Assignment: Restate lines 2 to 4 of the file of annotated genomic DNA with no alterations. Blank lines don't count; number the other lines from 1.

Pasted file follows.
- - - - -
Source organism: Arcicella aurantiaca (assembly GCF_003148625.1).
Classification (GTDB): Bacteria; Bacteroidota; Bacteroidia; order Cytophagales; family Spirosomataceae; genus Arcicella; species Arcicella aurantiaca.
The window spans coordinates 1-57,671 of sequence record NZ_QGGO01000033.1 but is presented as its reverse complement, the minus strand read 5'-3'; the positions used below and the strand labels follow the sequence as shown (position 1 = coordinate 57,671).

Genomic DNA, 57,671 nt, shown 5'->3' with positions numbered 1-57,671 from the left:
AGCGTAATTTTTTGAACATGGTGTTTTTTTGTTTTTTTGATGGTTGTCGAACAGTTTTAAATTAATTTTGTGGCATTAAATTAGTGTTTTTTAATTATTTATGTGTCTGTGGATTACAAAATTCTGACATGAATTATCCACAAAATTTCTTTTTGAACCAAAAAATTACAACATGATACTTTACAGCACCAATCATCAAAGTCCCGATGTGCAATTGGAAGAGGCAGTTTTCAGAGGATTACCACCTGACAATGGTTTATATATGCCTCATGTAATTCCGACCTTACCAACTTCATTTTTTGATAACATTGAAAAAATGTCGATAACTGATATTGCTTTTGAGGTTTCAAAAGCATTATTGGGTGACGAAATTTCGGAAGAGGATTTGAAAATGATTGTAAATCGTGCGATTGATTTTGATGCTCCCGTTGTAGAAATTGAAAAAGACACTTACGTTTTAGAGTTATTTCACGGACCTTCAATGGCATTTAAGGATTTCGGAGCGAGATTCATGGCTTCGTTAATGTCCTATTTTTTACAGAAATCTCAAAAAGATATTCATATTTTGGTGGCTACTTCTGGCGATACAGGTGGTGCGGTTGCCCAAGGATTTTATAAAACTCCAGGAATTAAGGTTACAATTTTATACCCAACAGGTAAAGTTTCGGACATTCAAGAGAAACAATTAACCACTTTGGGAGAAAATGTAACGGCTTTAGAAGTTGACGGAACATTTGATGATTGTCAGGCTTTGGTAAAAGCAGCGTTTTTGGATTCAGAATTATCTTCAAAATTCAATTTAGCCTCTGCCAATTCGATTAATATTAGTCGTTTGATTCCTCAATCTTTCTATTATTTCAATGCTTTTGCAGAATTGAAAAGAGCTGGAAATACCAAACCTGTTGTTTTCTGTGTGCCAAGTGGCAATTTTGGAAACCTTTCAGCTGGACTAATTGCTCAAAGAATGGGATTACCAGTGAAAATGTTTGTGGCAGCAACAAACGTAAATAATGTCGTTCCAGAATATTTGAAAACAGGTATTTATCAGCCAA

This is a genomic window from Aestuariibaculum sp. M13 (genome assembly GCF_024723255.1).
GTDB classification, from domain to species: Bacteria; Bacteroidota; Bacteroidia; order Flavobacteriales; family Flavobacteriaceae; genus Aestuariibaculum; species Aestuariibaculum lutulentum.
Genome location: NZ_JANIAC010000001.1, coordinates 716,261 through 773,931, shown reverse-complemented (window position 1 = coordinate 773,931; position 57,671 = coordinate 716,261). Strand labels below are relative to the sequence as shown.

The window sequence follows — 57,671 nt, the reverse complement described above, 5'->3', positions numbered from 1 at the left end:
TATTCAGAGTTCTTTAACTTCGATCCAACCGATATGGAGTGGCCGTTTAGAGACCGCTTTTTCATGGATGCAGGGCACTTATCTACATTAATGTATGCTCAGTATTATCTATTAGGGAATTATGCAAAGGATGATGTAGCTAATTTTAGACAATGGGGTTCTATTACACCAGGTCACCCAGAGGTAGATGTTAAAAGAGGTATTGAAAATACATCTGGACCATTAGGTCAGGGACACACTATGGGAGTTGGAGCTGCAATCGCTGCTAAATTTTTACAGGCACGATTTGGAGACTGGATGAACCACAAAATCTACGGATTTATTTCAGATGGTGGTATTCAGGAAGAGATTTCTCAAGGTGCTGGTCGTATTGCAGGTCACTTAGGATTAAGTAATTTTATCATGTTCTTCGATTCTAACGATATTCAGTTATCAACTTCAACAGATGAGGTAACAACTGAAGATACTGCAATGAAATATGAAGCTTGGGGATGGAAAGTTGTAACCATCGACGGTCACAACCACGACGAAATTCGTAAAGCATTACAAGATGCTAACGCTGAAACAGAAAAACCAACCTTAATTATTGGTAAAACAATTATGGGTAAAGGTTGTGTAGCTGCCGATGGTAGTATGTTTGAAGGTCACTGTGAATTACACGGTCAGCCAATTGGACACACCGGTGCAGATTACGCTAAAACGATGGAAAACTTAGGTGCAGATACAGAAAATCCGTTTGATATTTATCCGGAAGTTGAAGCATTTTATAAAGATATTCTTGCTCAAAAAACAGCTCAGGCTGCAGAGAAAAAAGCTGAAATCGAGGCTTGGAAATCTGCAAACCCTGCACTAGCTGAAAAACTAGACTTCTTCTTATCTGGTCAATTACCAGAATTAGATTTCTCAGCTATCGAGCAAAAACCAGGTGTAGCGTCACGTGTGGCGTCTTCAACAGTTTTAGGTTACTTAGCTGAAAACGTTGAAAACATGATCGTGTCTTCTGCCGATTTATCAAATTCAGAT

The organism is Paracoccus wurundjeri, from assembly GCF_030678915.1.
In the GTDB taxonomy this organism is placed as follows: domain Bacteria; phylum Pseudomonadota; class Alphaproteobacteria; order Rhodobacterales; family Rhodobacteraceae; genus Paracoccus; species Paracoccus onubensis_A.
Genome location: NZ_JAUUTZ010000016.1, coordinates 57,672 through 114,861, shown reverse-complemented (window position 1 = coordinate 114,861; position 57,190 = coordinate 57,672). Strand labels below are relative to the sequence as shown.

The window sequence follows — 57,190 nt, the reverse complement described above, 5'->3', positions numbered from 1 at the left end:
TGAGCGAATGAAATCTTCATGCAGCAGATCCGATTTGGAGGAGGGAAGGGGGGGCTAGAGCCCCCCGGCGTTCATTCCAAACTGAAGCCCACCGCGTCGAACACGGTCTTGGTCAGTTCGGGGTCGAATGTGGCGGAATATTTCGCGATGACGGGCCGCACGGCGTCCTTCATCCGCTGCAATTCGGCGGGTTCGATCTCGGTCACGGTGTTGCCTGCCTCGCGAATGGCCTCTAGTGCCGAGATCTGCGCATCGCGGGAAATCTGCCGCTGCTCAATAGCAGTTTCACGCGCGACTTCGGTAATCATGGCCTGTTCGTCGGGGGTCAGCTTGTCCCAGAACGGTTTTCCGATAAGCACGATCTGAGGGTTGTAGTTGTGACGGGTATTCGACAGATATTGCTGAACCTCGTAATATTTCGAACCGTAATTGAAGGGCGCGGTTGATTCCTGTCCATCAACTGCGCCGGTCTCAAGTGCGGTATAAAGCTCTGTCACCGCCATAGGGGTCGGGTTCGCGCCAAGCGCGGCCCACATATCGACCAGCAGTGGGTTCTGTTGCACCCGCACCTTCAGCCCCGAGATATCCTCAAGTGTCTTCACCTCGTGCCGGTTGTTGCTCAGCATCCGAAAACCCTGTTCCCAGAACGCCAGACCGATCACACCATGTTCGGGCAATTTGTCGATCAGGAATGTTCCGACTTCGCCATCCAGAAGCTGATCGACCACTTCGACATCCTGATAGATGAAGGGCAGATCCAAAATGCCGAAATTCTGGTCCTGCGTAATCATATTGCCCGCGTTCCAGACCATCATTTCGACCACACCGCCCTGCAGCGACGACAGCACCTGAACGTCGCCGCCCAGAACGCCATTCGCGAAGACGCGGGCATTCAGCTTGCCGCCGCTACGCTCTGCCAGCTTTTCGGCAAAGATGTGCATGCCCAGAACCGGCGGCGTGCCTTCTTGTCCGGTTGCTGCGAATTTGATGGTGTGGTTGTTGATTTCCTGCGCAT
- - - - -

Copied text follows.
Classification (GTDB): Bacteria; Bacteroidota; Bacteroidia; order Cytophagales; family Spirosomataceae; genus Arcicella; species Arcicella aurantiaca.
The window spans coordinates 1-57,671 of sequence record NZ_QGGO01000033.1 but is presented as its reverse complement, the minus strand read 5'-3'; the positions used below and the strand labels follow the sequence as shown (position 1 = coordinate 57,671).

Genomic DNA, 57,671 nt, shown 5'->3' with positions numbered 1-57,671 from the left: